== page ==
At the outset it’s important to become aware of the mechanism that’s at work here (i.e. the dominant ‘area of avoidance’ linked to the core fear, and the reactive patterned behaviour that attempts to keep us feeling safe). Remember that particular mechanisms tend to be linked to specific Enneagram styles.
It’s then important to become curious about the source of fear, to face it and explore it, in order to learn what it has to teach us. By doing so, we may see that it no longer makes sense to have such strong defences against it. We can then start to utilise this defensive energy, which is a form of internal entropy, in far more productive and effective ways, such as in learning new and more adaptive behaviours.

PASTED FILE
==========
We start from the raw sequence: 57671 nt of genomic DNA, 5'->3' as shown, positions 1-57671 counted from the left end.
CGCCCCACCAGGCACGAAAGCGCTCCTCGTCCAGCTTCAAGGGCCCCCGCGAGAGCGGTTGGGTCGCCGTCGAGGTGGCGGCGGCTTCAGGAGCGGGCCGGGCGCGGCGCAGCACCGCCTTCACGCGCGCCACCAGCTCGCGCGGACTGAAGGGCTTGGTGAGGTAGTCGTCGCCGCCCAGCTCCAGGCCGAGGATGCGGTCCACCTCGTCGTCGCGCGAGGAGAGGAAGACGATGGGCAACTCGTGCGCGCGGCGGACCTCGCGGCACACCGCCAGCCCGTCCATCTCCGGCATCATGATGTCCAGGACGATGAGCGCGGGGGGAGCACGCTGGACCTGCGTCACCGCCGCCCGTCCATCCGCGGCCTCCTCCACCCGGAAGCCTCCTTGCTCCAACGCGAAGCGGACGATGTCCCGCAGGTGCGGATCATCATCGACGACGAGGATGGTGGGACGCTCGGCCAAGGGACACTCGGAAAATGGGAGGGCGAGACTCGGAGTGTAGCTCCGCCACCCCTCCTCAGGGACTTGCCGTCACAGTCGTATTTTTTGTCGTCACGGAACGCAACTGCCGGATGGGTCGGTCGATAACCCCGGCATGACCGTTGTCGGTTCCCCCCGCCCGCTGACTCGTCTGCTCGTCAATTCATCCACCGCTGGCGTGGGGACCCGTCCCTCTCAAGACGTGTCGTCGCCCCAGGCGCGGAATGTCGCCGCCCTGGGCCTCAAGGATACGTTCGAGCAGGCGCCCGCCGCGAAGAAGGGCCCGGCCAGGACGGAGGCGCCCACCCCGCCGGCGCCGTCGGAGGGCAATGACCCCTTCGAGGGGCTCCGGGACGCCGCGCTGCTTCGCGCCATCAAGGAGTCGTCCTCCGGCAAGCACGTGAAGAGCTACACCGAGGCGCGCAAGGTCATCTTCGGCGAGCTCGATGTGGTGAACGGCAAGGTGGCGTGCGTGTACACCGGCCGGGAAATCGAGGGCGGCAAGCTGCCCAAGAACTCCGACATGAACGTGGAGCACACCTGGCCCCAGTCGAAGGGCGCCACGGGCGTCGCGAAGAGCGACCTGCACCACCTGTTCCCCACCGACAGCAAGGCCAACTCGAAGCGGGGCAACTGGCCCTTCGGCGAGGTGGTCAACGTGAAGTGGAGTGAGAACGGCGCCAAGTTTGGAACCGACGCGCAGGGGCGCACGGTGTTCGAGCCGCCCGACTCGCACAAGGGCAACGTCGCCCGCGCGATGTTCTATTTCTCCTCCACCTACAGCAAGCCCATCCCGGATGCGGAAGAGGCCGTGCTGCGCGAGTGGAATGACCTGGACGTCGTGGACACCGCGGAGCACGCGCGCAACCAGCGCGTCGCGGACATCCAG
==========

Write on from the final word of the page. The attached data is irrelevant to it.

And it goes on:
One way to begin this process is to invoke the quality of genuine curiosity in order to bring more grounded data into our awareness. Mechanisms that can help with this include requesting feedback from others, and being prepared to hear it without defending, rationalising, justifying or criticising. Another is to reflect honestly about ourselves, focusing in particular on repeated mechanistic responses to life experiences. Self-evaluation questionnaires can also be useful here. A third option is to develop the capacity to self-observe. Self-observation is especially useful when experiencing a state of emotional reactivity or stress. This requires some practice, and involves accessing that part of self that can non-judgmentally witness our own thoughts, emotions, and physical behaviour in any given situation. The term ‘non-judgmental’ is significant here and any self-criticism needs to be replaced with curiosity. The process is simply about gleaning useful data from which we can learn.